by Katie Rife, AV Club
A lot has changed since the heyday of teen sex comedies in the early ’80s—not least the revelation that adolescent girls are just as horny as their male counterparts. More recently, projects on the big screen (The To Do List) and the small (Big Mouth) have begun to plumb the depths (pun intended) of puberty’s lustful purgatory from a female perspective. But even amid this new wave, you’d be hard pressed (pun also intended) to find a masturbation comedy as sweet and sensitive as Yes, God, Yes.
Stranger Things’ Natalia Dyer stars as Alice, a good girl who attends church with her dad every Sunday and is sincerely worried that she’s going to hell because she stumbled into a dirty AOL chat one afternoon after school. The film shares its early-’00s setting and softly lit Catholic-school milieu with Greta Gerwig’s Lady Bird. And like that film, this is a semi-autobiographical project for writer-director Karen Maine, who first made the film-festival scene as a co-writer of Obvious Child. But Yes, God, Yes is positively sex-crazed compared to those movies, though it focuses less on actually doing the deed than the single-minded desires that drive teenagers to distraction.
That’s because Alice is deeply repressed and wholly inexperienced, and afraid both of her own body and the feeling she gets when she sees hunky but devout camp counselor Adam (John Henry Ward). She’s not going to run out and lose her virginity just to see what it feels like—not that there’s anything wrong with that. But it’s a huge deal for Alice just to circle “turned on” on an emotions worksheet at a church-sponsored weekend retreat. And her honesty will backfire, as Maine steers the story into a gentle satire of Christian sexual hypocrisy that eventually leads to Alice receiving advice from a wise middle-aged lesbian on life, love, and the importance of protecting your passwords.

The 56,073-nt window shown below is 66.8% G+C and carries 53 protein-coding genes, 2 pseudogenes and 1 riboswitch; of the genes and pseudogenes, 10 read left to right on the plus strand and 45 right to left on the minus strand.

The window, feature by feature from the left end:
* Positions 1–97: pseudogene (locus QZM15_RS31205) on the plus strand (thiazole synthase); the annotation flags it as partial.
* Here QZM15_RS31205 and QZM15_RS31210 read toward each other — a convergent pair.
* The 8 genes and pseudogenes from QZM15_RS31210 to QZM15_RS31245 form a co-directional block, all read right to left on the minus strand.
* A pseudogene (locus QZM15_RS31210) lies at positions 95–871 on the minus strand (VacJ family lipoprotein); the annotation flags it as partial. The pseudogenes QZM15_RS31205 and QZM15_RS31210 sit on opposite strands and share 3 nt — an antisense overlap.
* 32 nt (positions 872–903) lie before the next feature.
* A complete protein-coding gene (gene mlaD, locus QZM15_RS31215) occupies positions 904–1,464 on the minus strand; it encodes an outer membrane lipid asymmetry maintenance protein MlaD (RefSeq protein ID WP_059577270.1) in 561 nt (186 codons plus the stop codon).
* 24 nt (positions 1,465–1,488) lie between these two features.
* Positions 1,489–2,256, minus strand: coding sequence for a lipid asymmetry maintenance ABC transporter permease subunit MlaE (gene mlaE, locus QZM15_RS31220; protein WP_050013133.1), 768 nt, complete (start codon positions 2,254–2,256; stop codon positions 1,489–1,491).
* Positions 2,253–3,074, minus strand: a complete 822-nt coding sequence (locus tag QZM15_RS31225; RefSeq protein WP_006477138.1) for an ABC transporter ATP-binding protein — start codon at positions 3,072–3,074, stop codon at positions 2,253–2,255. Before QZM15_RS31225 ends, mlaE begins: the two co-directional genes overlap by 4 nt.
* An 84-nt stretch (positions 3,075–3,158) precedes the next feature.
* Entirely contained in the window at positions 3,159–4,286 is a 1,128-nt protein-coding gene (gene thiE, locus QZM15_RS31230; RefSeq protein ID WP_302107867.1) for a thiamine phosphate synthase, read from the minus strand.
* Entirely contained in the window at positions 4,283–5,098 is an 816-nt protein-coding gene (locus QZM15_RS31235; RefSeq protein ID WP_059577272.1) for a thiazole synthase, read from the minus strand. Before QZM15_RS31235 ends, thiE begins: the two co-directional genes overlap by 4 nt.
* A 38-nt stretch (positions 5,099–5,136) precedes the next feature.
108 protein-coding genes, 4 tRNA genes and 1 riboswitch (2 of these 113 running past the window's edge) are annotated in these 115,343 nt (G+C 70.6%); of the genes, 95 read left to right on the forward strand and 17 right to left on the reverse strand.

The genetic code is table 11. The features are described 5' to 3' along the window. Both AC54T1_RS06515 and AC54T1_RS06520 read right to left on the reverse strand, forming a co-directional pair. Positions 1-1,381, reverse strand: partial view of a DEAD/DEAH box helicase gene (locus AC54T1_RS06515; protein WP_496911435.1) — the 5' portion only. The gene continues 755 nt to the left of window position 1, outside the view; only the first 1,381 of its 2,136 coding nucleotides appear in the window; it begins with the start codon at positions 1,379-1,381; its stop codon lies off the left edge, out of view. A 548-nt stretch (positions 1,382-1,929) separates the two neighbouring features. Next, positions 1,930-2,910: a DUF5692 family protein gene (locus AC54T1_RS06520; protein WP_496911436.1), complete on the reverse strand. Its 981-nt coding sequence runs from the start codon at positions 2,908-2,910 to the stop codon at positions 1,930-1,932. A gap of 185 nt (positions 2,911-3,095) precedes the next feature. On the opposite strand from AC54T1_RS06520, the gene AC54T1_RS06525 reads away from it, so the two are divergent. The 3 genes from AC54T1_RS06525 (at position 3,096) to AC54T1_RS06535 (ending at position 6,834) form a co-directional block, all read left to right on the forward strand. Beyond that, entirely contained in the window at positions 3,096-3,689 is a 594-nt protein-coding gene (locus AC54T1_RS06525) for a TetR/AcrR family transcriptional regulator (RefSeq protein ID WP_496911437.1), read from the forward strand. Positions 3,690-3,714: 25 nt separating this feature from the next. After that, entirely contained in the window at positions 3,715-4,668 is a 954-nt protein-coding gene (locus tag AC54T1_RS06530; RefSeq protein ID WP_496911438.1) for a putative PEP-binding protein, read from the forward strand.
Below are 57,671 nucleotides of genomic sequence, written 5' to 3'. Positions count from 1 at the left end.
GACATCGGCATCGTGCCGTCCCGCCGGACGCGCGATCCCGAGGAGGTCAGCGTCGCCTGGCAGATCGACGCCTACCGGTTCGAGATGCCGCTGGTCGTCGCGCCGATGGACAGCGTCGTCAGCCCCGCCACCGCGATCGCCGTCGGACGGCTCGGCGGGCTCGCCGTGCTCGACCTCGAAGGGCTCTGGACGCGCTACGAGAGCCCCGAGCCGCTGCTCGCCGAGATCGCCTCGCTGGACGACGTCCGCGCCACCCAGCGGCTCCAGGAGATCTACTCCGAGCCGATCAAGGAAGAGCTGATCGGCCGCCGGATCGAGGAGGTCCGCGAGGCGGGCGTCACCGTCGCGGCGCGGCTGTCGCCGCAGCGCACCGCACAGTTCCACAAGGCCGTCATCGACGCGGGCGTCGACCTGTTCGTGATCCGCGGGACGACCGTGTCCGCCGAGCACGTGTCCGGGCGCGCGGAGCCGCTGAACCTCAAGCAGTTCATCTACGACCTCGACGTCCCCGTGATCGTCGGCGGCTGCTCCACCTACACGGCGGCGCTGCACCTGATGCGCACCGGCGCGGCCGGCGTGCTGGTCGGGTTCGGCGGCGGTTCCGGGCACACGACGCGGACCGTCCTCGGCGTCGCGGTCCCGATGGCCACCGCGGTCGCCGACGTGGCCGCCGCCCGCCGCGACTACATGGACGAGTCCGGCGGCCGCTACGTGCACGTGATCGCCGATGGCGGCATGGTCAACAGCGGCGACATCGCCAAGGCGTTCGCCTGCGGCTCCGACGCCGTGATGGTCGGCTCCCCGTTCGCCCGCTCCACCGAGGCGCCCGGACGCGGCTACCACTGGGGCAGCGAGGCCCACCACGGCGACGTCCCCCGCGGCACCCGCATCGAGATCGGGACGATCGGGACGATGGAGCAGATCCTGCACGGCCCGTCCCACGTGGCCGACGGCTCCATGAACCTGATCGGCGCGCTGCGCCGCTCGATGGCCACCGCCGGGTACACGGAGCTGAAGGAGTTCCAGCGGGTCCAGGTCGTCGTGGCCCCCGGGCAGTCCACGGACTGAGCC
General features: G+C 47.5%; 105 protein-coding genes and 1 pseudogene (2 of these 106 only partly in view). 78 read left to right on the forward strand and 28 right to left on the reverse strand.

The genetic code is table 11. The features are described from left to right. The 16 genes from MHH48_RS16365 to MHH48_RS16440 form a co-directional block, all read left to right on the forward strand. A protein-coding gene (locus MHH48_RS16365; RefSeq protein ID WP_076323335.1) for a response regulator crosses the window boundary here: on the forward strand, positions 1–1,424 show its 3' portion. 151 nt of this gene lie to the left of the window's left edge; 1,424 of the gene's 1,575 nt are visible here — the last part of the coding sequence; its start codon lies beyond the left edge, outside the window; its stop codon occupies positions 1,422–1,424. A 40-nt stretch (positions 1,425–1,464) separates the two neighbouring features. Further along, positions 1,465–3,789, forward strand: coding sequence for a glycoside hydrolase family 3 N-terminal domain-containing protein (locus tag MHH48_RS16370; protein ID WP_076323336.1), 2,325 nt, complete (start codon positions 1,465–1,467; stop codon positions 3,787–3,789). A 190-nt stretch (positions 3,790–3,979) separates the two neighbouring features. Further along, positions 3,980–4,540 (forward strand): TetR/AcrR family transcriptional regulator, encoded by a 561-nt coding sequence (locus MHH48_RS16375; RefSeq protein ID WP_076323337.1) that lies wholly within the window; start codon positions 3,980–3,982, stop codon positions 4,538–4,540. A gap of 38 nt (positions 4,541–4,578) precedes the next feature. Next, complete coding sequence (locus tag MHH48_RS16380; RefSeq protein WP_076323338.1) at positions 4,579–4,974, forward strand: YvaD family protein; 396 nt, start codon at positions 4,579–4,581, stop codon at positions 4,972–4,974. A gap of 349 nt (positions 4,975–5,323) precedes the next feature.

Although Yes, God, Yes will be painfully relatable to ex-evangelicals and recovering Catholics who were raised in the same buttoned-up environment as its main character, Maine doesn’t approach the material from a place of condemnation. True, camp leader Father Murphy (Veep’s Timothy Simons) provides some of the film’s cheesiest (and funniest) moments, like when he asks his charges to stare at a painting of Jesus and really feel the lyrics to Peter Gabriel’s “In Your Eyes.” But his faith is earnest, and Alice’s confusion about the mixed messages she’s getting from her teachers and from her hormones doesn’t seriously challenge her belief in God.
Yes, God, Yes is a reassuring film rather than a bitter one, letting teenagers know that not only are they not evil, but their inner turmoil is also completely normal. Dyer enhances the film’s relatability with her meek, anxious performance, playing Alice as a baby bird pushed out of the nest who’s staring at the ground with wide eyes and terror in her heart. But although she’s a tender soul, Alice isn’t completely without agency. She just needs to learn to trust herself and make her own way in the world—which, in her case, means rewinding the sex scene in Titanic multiple times while her dad is asleep upstairs.
Director of Photography: Todd A. Somodevilla